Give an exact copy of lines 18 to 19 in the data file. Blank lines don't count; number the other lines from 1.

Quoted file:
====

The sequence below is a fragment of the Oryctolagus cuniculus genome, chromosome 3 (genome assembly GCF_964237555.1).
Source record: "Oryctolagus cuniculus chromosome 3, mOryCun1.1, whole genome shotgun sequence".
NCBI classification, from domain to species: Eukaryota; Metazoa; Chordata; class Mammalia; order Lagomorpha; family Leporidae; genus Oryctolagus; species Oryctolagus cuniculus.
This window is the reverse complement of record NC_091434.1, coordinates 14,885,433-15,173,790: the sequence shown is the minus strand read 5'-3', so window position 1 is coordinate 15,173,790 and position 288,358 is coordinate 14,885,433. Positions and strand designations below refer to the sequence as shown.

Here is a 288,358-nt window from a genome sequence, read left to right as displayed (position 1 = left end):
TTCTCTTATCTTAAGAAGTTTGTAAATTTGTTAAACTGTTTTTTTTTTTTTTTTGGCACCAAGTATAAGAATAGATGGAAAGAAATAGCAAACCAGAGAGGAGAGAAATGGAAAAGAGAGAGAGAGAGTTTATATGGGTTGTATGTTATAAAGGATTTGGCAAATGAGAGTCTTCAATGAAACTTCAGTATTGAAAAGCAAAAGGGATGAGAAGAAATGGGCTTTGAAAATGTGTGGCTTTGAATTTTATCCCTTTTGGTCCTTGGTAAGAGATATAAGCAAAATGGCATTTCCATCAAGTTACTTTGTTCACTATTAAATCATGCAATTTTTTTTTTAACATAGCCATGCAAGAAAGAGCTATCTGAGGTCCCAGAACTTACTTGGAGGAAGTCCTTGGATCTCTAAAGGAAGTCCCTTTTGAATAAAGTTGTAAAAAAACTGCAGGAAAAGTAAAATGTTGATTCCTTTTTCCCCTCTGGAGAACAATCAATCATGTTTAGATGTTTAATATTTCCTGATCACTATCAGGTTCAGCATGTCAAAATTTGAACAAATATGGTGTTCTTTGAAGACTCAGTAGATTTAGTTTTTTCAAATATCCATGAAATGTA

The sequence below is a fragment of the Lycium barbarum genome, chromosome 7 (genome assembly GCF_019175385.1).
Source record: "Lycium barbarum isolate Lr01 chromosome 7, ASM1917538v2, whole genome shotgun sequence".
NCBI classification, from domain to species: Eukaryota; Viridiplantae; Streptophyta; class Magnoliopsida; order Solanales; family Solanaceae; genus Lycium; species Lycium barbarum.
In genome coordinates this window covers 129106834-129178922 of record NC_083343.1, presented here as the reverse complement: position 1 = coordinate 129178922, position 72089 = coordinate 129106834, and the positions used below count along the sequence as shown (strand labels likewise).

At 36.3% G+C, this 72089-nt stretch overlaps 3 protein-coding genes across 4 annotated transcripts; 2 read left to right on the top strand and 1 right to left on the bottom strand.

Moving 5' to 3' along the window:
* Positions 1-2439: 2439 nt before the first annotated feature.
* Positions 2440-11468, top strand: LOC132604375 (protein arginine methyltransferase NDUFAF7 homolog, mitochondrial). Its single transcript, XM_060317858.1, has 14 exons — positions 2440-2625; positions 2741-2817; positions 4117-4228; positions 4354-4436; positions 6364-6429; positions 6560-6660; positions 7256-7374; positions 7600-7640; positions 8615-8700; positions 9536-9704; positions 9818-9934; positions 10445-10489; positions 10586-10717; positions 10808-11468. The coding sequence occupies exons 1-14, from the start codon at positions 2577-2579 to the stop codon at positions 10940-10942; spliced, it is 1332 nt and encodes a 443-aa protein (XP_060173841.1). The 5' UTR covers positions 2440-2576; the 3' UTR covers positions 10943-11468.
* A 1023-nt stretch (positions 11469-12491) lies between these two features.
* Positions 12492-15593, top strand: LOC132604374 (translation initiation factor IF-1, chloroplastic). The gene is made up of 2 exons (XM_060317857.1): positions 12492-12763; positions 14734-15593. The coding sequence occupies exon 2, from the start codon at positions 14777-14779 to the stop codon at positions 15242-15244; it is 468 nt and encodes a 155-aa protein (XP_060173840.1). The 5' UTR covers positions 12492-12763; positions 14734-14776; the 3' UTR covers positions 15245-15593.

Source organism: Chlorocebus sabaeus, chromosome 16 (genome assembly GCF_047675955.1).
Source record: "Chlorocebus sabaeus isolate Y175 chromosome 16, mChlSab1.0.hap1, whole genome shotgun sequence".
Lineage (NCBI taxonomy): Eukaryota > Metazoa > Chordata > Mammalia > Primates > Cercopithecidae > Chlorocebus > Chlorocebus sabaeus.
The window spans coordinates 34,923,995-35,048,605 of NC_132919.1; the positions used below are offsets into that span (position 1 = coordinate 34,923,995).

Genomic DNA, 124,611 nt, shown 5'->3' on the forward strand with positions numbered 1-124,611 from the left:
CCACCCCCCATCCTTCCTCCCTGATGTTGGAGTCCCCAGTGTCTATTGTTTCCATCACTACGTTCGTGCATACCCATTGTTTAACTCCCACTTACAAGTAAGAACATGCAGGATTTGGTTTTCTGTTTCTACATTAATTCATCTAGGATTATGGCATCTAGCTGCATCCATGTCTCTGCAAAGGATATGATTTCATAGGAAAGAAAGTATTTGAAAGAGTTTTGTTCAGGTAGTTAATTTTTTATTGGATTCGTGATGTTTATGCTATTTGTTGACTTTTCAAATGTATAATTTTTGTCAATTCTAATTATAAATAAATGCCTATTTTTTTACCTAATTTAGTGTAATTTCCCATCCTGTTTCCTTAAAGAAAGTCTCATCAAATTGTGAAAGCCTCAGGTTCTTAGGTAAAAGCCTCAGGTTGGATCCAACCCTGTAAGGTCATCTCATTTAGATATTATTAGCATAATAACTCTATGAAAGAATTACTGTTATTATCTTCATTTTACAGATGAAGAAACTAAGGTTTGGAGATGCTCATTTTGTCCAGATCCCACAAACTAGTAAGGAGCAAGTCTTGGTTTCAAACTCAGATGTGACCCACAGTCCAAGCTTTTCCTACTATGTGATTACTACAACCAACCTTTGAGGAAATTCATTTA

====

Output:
Source record: "Chlorocebus sabaeus isolate Y175 chromosome 16, mChlSab1.0.hap1, whole genome shotgun sequence".
Lineage (NCBI taxonomy): Eukaryota > Metazoa > Chordata > Mammalia > Primates > Cercopithecidae > Chlorocebus > Chlorocebus sabaeus.